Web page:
When I started reading this book I was delighted to find out that it was a sequel to a previous Brookfield novel ‘Relative Love’ which I read maybe 5 years ago. I was pleased to find out what happened to the numerous characters in the Haarrison clan. The book is almost 600 pages long and is about the ups and downs of an extended middle class family over the space of a year. Unwanted pregnancy, separation and attempted suicide are all here.

The book is too long and even more annoying is that all the ends are tidied up pat and happily. Relationships end up perfect for example Serena and Charlie are just not believable in the end. However it is well written, thorough and descriptive and it was not a chore. Brookfield has a blockbuster in there somewhere but this is not it. However I still very much enjoy reading this author, this being the fifth novel of hers that I have read so far.

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The Private Lives of Pippa Lee by Rebecca Miller

Synopsis from the back of the book;-

Meet Pippa Lee, a thoroughly modern heroine.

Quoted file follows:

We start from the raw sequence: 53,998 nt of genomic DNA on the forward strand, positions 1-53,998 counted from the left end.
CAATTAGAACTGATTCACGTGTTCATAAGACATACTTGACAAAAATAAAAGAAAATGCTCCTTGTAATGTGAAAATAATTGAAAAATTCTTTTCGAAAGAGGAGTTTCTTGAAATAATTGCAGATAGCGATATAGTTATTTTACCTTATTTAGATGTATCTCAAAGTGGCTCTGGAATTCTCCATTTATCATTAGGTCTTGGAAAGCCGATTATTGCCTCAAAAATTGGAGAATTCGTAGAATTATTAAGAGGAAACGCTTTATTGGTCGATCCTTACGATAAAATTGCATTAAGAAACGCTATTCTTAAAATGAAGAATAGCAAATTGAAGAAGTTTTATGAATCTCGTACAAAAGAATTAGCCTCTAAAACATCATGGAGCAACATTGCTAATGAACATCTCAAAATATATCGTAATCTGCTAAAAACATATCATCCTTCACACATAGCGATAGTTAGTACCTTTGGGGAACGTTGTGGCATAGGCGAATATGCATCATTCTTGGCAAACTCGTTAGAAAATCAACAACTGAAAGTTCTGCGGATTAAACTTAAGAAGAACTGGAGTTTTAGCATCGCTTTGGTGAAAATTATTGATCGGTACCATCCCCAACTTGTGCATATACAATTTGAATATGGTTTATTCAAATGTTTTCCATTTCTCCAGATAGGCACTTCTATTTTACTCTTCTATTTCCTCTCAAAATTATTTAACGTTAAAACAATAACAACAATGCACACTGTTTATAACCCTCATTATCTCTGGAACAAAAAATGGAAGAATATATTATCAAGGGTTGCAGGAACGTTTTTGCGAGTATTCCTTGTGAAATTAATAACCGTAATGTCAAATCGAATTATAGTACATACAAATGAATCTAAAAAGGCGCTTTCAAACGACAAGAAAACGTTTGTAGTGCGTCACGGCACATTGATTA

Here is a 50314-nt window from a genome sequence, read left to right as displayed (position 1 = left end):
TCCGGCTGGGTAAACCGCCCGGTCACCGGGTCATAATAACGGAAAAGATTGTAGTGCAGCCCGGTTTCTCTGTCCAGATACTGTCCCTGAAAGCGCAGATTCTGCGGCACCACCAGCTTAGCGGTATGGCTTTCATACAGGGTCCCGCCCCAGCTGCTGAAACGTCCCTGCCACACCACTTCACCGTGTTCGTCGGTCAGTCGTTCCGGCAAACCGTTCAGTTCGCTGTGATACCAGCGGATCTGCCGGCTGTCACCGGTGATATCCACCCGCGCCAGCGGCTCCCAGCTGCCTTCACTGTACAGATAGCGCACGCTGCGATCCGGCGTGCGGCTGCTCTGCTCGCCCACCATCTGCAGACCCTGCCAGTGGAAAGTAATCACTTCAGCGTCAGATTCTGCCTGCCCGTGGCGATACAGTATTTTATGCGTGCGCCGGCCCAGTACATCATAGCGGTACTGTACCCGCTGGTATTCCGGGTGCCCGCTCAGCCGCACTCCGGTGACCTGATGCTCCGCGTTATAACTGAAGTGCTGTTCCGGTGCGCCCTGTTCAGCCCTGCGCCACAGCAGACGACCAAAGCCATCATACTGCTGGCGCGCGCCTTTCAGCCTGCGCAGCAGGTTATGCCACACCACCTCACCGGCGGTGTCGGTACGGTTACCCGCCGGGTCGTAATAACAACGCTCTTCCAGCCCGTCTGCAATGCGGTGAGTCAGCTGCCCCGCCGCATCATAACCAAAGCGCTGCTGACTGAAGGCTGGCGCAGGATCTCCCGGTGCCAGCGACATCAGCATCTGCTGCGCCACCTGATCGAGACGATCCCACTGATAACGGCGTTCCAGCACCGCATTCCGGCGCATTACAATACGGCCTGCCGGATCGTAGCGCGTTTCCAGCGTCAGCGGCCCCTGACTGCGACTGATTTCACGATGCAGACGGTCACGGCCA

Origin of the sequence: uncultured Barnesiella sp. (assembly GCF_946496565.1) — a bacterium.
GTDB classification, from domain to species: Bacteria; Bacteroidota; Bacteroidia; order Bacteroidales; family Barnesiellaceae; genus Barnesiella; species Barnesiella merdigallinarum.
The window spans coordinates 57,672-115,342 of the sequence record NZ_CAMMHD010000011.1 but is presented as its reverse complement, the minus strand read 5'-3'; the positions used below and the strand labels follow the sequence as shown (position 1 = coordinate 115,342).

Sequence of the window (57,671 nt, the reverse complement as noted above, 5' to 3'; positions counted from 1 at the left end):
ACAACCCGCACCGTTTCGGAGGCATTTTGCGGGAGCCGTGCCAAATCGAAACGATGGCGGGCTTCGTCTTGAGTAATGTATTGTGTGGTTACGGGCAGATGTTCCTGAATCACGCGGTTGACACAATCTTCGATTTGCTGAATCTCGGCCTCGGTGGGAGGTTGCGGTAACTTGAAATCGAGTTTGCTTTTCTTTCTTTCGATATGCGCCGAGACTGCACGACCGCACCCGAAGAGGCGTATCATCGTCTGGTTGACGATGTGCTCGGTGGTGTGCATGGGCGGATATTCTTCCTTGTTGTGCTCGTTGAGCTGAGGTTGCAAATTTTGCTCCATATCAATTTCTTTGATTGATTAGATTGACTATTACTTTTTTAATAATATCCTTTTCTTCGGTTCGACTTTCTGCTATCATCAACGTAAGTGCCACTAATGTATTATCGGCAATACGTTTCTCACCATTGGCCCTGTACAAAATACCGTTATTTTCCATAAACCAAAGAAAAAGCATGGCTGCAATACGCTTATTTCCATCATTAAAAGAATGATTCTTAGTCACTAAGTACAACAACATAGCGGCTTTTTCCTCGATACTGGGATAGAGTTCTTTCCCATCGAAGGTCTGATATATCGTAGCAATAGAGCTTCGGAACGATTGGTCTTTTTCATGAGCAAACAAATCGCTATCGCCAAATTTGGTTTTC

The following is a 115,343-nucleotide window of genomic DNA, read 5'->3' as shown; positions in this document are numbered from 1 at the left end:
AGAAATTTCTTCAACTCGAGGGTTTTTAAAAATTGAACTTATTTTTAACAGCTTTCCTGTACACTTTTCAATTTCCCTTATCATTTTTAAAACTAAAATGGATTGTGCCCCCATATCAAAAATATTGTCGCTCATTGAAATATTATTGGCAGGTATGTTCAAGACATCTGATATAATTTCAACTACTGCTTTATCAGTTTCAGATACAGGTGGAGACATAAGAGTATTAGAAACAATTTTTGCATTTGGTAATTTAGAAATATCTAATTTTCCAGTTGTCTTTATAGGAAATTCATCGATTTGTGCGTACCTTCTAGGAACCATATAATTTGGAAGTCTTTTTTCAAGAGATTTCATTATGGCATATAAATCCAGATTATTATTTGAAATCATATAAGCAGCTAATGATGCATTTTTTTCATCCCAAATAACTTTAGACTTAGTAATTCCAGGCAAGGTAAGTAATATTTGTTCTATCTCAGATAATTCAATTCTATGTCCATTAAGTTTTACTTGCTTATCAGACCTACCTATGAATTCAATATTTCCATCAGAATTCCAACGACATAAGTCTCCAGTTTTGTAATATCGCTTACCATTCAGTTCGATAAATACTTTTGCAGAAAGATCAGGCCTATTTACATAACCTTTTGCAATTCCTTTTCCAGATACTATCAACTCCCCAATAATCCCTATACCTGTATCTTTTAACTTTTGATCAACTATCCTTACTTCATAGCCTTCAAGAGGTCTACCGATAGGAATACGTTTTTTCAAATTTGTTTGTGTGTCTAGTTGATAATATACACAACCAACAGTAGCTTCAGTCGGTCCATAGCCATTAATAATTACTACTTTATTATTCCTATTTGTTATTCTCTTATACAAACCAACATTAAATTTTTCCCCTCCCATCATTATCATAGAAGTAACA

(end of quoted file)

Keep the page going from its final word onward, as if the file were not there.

She is the devoted wife and mother of a brilliant man thirty years her senior, proud mother of grown up twins, and an adored friend and neighbour. But when once she was content with this seemingly enviable world, Pippa finds her life beginning to unravel. Amid the lawnmowers and suburban coffee mornings, she starts to wonder, how did she find herself in this place?

The Private Lives of Pippa Lee is a story of wild youth, unexpected encounters, affairs, betrayals and the dangerous security of marriage. It brilliantly captures the challenges, confusion and excitement of modern life – and all the possibility that it holds.

This book starts seemingly as a safe predictable read about a middle aged woman and her much older husband moving into a retirement community. However it soon changes changes into something entirely different when we are taken back to Pippa’s dysfuntional childhood and teenage years. It then appears to go down into the sado masochistic and drug scene for a while. When Pippa starts a relationship with Herb Lee 30 years her senior who ultimately becomes her husband, a truly shocking event seems to trigger a period of domestic harmony and a perfectly behaved Pippa for the next 20 years or so.
In the third part of the book yet more unexpected things happen. Pippa befriends the strange son of her new friend who is portayed as an almost supernatural god -like being especially during one intimate scene which some readers might find offensive.
I enjoyed reading this book and liked Pippa Lee especially when she behaves like the perfect housewife on the outside but has rebellious thoughts all cooped up inside.
The author writes well in my opinion and I would definitely pick up another of her books.